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I'm referring here to (math or other subjects) textbooks which include an exposition, main text and examples, references and exercises in each of the chapters.

From my experience, in most cases, it isn't feasible to really work through a chapter in a single reading. I keep finding myself getting tired (and confused) with the texts and jumping forward to see more complete examples and to try my hand at the exercises. And I keep wondering, why won't anyone make textbooks with more manageable chapters.

Why not cut the subject matter into small chapters, as in popular fiction, or as in Khan Academy tutorials? Is anyone here familiar with any research measuring the effect of chapter length on comprehension or any other parameters?

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    $\begingroup$ There is a reason why chapters are divided into sections, and sections into subsections. Given the existence of smaller subdivisions, I do not really understand the necessity of "working through a chapter in a single reading". $\endgroup$ – Willie Wong Jun 5 '14 at 14:38
  • $\begingroup$ @WillieWong, one reason being that subsections generally don't have exercises (and I wonder why not). $\endgroup$ – yoniLavi Jun 5 '14 at 14:43
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    $\begingroup$ Hmmm... perhaps you should specify what level of mathematics are you considering the textbooks. Primary, secondary education, or beginning or advanced undergraduates? $\endgroup$ – Willie Wong Jun 5 '14 at 14:47
  • $\begingroup$ I'm mostly considering undergraduate textbooks (and have had similar experience with the beginning and advanced subjects). $\endgroup$ – yoniLavi Jun 5 '14 at 15:02
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This phenomenon is actually debatable. The length of the individual "lessons" in a textbook is one of the indications of its quality, because the smallest division in the book is the natural material for a single class: it is hard to teach half a section because the internal organization does not support it. A textbook with sections containing too much material to cover in (say) one hour is poorly designed as a classroom reference. So in that sense, what you describe is answerable with "a better book wouldn't do that".

Often, in the highly polished mega-textbook franchises (e.g. Stewart's Calculus), there is bloat with different contents: examples. They try to give one for every kind of problem, since their goal is not for students to appreciate the theory, but to do the standard exercises fluently. These, again, can't all be done in class, but it doesn't mean the book is poorly designed: rather, it provides insurance against confusion. Though it is somewhat condescending.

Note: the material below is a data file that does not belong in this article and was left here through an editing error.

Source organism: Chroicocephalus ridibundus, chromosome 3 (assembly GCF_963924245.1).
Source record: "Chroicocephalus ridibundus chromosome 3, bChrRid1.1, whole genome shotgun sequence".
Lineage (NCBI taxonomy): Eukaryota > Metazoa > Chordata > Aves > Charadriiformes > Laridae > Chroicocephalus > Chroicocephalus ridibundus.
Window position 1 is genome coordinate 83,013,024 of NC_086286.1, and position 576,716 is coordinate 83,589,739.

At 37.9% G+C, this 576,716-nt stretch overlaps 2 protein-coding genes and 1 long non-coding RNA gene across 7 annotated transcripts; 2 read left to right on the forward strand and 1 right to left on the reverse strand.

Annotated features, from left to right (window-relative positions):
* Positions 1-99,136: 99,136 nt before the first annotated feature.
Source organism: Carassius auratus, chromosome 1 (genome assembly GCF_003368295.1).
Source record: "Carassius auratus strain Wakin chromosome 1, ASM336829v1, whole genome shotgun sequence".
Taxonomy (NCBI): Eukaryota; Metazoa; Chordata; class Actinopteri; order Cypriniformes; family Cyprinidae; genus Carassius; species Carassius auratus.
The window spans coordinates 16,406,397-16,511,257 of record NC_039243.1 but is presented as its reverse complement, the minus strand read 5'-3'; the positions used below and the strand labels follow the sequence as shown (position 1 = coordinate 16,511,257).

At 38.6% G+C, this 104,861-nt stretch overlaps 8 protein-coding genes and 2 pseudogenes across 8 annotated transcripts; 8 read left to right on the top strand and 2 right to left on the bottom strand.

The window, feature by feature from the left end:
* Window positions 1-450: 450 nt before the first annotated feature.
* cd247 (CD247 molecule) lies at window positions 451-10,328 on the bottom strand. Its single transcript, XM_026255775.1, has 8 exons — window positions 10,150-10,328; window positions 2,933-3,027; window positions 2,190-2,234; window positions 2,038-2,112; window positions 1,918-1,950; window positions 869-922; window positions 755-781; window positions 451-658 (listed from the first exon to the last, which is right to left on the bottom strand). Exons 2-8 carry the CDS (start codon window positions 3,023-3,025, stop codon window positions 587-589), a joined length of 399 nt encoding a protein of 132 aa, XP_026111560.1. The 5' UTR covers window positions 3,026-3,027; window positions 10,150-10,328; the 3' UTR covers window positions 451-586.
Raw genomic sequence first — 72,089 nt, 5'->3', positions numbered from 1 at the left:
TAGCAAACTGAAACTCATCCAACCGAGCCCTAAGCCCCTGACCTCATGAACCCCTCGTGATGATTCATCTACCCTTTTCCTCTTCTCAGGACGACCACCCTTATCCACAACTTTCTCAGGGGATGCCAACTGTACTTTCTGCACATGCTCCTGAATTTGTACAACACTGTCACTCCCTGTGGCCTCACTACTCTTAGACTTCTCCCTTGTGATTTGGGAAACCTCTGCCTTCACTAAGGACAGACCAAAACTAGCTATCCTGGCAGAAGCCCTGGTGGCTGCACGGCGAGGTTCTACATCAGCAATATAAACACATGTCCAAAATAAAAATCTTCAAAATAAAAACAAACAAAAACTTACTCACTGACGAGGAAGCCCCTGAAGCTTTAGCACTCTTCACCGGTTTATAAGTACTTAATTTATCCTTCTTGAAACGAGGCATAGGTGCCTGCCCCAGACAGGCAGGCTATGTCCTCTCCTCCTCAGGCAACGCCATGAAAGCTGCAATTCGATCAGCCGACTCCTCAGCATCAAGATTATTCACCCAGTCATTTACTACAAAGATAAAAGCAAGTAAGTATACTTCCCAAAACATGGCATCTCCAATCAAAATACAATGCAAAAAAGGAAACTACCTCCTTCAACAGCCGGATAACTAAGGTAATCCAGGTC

Whether this is what you are seeing, or whether you simply need to skip to the exercises without reading the whole section first because of your personal learning style, I can't say.

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    $\begingroup$ has that chapter<->lesson been your actual experience? As far as I recall from my (undergraduate) studies, a single chapter would often span across two or three 90min lessons. In any case, the experience that prompted this question is of reading textbooks chapters for self-study. Do you think, there could be any didactic harm in having a single class contain several chapters? $\endgroup$ – yoniLavi Jun 5 '14 at 15:00
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    $\begingroup$ What's a "chapter"? If it's a thing called an actual "Chapter" with multiple subsections, then of course, it is not one lesson. If it's a single section, then, yes, I do teach one section per lesson most of the time. If the book you're thinking of has chapters with sections but you actually mean the chapters, then I am confused, because surely, the sections themselves have exercises at the end? And if not, and the chapters are actually long, then my answer applies and the book is poorly organized. $\endgroup$ – Ryan Reich Jun 5 '14 at 15:05
  • $\begingroup$ I think I agree with you. It's just that all books I can currently recall lacked exercises following subsections. Could you please point to a book that you consider well built (preferably previewable in Amazon/Google Books)? $\endgroup$ – yoniLavi Jun 5 '14 at 15:12
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    $\begingroup$ I'd have a harder time thinking of one that doesn't have the structure of "sections with exercises". For example, look at Stewart's Calculus; you can search inside on Amazon and see that section 1.1 has exercises at the end. Now, I don't know that there are any calculus books that aren't overwrought (I mean, the same section has 11 examples), but in this aspect, it is well-designed. $\endgroup$ – Ryan Reich Jun 5 '14 at 15:27
  • $\begingroup$ thank you, most other books I looked at now at Amazon also had subsection exercises. I suppose I was just on a roll of bad/old books. One of the examples on my mind was Ross's "A First Course in Probability", which has very long chapters and no subsection exercises (but does have good examples). In any case, I still wonder whether the issue of textbook chapter length has ever been rigorously studied. $\endgroup$ – yoniLavi Jun 5 '14 at 16:47

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